Electrons in elliptical valleys prefer elliptical light – towards bismuth valleytronics

 Alexei3

 

By Pieter J. de Visser and Alexey B. Kuzmenko, Department of Quantum Matter Physics, UNIGE
After an article published in Physical Review Letters

In electronics and photonics there is a continuous quest for novel ways to excite and manipulate electrons in materials due to interaction with light. A recent development is valleytronics, in which the valley degree of freedom of a material (on top of charge and spin) is used for manipulation using polarized light, potentially with little energy loss. Researchers at UNIGE now demonstrate that the electrons living in the valleys of Bismuth, which are strongly stretched due to an anisotropic mass, absorb left and right handed polarized light in almost equal amounts. In other words, they preferentially absorb elliptically polarized light, which therefore opens up a new way to selectively drive electrons in valleys.

Bismuth is a canonical and a very interesting semimetal with a markedly different character of electrons and holes, an extremely long electronic mean free path, a huge effective mass anisotropy and a relatively weak magnetic field required to achieve the extreme quantum limit [1]. When doped with Sb, it becomes a 3D topological insulator with 2D surface states [2]. Recently, it was proposed that bismuth is also a promising material for valleytronics [3] as the carrier population in different valleys is sensitive to magnetic field.

In a recent paper in Physical Review Letters [4], Pieter de Visser, Julien Levallois et al. from UNIGE present accurate measurements of the terahertz magneto-optical conductivity spectra for left- and right-handed circular polarizations in magnetic field up to 7 Tesla [Figure 1].

                     

 

Figure 1: (a) Measured spectra showing the conductivity for right and left circular polarizations. Clearly the hole transition (open squares) only shows up for one polarization, whereas electron transitions (filled symbols) have almost equal strength in both handedness. (b) A bismuth crystal in a magnetic field is exposed to terahertz radiation. The reflected signal has a different polarization and rotation angle due to the interaction with the electrons in the elliptical pockets. (c) In the plane on which the reflection is measured, hole carriers trace out circular orbits, absorbing only one circular polarization. Because of the strong anisotropy of the effective mass and the elliptical orbits, electrons absorb light of both circular polarizations.

By combining for the first time magneto-reflectivity and magneto-optical Kerr rotation spectra, they solved the technical challenge of generating circular polarization in a broad range of frequencies [5]. The high spectral resolution allows them to separate the intraband Landau level transitions originating from the electron (Dirac-type) and hole (parabolic) Fermi pockets.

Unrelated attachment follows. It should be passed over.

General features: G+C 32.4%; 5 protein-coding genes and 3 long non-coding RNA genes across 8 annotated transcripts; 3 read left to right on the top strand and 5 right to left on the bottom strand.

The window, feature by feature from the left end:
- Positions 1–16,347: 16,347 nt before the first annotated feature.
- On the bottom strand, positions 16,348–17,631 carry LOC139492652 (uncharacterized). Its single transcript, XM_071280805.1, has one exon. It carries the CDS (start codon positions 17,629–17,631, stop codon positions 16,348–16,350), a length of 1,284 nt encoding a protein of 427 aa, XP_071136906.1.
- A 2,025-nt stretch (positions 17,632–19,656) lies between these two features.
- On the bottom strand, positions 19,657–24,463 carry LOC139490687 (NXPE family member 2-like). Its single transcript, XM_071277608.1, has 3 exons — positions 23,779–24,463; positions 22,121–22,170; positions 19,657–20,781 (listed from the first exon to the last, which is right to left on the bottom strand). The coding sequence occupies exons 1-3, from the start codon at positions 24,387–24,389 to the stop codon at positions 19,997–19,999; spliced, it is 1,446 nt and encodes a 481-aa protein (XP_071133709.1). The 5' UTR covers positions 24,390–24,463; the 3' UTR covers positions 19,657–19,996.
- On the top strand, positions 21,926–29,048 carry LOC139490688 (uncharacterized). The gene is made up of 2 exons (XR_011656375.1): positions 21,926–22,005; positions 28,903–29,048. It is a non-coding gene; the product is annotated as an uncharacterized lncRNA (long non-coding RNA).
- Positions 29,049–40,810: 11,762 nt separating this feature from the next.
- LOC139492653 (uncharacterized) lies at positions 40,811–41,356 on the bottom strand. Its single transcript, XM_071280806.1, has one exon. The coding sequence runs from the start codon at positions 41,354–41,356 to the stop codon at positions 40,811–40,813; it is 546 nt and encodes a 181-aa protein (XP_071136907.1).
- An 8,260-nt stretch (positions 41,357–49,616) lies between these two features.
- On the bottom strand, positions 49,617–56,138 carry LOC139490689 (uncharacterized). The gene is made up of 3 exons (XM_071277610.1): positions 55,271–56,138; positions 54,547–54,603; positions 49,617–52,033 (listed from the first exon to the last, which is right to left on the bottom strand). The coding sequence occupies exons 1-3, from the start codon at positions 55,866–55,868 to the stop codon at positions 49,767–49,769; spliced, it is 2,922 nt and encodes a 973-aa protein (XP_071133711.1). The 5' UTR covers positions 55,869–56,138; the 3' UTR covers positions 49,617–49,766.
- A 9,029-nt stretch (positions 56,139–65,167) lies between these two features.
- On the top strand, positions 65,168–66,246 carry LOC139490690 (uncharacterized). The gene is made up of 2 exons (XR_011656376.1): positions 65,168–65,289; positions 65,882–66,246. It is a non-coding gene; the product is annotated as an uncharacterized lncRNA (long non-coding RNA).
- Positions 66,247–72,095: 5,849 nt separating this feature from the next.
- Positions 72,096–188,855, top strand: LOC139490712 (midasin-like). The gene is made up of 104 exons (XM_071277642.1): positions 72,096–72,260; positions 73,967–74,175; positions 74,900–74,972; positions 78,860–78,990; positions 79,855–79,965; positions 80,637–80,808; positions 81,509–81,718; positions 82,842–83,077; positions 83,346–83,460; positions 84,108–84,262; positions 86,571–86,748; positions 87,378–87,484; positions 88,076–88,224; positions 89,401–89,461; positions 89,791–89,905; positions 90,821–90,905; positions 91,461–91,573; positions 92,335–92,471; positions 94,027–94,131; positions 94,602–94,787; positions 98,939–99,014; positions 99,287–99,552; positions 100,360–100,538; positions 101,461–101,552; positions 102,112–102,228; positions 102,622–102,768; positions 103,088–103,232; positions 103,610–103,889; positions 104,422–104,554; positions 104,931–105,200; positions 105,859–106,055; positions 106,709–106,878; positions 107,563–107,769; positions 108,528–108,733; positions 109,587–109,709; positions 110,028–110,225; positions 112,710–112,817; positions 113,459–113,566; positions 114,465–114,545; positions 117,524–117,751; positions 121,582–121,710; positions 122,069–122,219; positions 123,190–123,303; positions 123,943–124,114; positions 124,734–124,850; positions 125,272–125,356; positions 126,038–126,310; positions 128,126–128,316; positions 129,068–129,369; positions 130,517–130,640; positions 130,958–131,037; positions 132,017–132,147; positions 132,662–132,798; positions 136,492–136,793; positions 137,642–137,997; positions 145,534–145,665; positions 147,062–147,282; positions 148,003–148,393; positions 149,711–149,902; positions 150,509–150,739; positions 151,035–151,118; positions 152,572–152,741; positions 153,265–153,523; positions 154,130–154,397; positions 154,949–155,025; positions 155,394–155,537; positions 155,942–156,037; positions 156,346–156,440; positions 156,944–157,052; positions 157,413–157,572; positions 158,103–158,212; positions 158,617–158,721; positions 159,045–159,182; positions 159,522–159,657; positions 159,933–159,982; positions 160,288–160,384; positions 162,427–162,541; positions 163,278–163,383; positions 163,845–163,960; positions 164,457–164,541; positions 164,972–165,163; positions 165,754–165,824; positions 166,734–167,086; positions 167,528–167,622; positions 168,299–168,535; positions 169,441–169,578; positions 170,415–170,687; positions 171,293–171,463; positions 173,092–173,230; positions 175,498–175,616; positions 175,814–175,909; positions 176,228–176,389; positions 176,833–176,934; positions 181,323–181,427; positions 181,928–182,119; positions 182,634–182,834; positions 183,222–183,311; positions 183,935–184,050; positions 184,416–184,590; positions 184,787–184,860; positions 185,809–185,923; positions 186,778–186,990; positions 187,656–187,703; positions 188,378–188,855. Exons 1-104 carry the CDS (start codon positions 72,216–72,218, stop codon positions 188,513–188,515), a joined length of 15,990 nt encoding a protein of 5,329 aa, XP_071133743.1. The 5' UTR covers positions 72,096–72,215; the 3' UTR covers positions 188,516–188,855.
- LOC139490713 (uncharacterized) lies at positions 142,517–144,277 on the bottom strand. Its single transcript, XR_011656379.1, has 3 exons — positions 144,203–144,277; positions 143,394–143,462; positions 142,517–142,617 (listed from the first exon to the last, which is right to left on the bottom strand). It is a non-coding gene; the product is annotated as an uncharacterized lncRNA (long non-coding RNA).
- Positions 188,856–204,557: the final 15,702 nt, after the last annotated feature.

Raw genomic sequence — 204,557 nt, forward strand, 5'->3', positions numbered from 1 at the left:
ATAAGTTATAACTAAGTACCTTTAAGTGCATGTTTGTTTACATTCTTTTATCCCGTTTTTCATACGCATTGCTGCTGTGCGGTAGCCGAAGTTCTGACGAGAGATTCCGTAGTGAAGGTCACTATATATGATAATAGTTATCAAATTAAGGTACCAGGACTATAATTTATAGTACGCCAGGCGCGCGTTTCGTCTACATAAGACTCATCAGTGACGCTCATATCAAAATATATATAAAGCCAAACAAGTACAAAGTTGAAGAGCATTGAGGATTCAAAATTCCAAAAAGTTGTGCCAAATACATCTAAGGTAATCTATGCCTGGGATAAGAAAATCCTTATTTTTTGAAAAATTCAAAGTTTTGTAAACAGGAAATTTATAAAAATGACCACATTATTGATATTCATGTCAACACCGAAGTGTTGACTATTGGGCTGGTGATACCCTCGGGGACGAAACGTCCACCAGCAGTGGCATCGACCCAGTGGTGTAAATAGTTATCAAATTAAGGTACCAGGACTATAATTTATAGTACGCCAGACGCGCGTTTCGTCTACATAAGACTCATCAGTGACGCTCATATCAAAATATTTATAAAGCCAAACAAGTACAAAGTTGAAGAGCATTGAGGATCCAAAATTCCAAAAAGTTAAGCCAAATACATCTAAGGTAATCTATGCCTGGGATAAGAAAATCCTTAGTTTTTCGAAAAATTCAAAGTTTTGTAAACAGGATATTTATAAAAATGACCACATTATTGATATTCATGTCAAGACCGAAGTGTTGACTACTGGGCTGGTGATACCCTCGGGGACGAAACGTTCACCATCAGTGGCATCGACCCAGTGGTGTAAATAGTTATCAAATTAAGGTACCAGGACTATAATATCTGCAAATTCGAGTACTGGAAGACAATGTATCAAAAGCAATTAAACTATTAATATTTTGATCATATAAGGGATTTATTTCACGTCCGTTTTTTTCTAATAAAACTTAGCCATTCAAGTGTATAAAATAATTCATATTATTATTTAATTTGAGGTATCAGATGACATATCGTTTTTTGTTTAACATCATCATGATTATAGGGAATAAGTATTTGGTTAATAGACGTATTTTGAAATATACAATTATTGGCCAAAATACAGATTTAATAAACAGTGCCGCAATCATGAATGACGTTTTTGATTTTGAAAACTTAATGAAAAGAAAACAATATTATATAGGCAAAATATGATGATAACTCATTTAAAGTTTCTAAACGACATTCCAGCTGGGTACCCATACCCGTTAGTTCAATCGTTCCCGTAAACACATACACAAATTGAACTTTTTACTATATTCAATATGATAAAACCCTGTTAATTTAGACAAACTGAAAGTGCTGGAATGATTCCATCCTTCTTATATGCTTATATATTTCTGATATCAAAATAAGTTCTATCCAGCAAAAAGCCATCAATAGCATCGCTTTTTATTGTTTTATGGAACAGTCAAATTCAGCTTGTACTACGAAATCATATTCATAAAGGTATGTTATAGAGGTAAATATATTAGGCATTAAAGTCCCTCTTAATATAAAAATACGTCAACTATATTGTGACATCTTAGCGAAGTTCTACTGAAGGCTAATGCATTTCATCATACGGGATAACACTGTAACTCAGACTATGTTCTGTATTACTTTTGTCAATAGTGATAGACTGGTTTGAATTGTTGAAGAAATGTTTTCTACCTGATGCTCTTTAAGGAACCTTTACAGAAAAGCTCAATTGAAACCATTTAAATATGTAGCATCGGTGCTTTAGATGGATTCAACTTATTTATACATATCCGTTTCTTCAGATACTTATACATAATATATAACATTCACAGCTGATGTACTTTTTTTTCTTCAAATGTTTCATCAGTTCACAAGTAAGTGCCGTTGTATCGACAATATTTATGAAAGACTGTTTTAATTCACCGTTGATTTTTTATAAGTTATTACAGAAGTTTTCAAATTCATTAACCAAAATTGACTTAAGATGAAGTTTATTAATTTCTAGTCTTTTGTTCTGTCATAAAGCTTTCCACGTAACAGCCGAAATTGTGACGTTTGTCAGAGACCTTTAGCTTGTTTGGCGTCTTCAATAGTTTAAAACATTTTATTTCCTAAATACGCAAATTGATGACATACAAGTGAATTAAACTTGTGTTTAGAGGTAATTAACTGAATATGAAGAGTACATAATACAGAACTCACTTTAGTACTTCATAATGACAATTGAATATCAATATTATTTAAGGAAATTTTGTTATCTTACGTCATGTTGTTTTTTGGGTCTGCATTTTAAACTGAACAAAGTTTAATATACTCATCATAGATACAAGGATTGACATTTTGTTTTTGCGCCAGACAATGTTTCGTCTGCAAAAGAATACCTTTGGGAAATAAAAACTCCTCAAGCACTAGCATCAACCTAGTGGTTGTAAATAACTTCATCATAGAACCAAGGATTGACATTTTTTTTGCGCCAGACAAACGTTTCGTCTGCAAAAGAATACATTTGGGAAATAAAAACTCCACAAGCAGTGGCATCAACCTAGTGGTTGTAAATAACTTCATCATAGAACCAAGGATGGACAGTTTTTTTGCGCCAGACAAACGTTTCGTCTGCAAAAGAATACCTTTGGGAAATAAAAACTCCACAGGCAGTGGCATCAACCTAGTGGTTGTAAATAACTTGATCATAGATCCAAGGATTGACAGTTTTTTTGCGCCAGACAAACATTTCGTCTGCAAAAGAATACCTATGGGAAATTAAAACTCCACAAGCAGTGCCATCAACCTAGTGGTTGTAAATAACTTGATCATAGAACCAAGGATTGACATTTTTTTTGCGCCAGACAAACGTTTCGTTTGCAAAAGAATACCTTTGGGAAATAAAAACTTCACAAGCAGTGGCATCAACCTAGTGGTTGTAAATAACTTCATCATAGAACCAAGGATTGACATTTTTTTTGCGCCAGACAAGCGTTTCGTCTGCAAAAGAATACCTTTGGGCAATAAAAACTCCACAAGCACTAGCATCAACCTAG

The hole transitions exhibit a 100% magnetic circular dichroism, i.e. they absorb only one circular polarization, as generally expected for cyclotron motion. However, the magnetic circular dichroism for electrons is reduced to only 13% (!), i.e. the electrons absorb almost equal amounts of left and right circular polarisations.

In other words, the electrons prefer elliptical light. The scientists demonstrate quantitatively that this counterintuitive observation is explained by the large effective mass anisotropy (>200) of the electron Fermi pockets and can be generally regarded as a manifestation of the mismatch between the spatial metric experienced by the photons (isotropic) and the electrons (anisotropic).

An important consequence of this observation is that the magneto-absorption in bismuth is highly valley sensitive. The team proposes that by shining elliptically polarized light with the same ellipticity as one of the electronic Fermi pockets and the polarization rotation opposite to the cyclotron motion of the electrons, one can modulate magneto-absorption in each of the three valleys between 0 and 100% in a constant magnetic field [Figure 2].

                                                                                    CdPAlexei

Figure 2: (a) Elliptically polarized light with the same ellipticity as the electron orbits, but with opposite rotation, leads to valley-selective absorption of radiation as a function of polarization angle, enabling valley polarization with elliptical light. (b) Normalized magneto-absorption in each valley as a function of the azimuth angle of the polarization ellipse.

Moreover, different valleys can be selected by simply rotating the main axis of the incident polarization. This is a fundamentally different way of valley selective optical pumping as compared to exciting interband transitions with a circular radiation from spin-split bands [6,7] or by rotating magnetic field around the trigonal axis [3]. These results thus pave the way to future valleytronic applications of bismuth and other materials with a strong effective-mass anisotropy.

References:

[1] M. H. Cohen and E. I. Blount, Phil. Mag. 5, 115 (1960).
[2] D. Hsieh et al., Nature 452, 907 (2008).
[3] Z. Zhu, A. Collaudin, B. Fauqué, W. Kang and K. Behnia, Nature Physics 8, 89 (2012)
[4] P.J. de Visser, J. Levallois, M.K. Tran, J.-M. Poumirol, I.O Nedoliuk, J. Teyssier, C. Uher, D. van der Marel, and A.B. Kuzmenko, Phys. Rev. Lett. 117, 017402 (2016), Editor’s choice
[5] J. Levallois, I. Nedoliuk, I. Crassee and A. Kuzmenko, Review of Scientific Instruments 86, 033906 (2015)
[6] H. Zeng, J. Dai, W. Yao, Di Xiao, and X. Cui, Nature Nanotechnology 7, 490 (2012).
[7] K. F. Mak, K. He, J. Shan, and T. F. Heinz, Nature Nanotechnology 7, 494 (2012).

Contact: Alexey Kuzmenko, (Tél. +41 22 379 3105)

 

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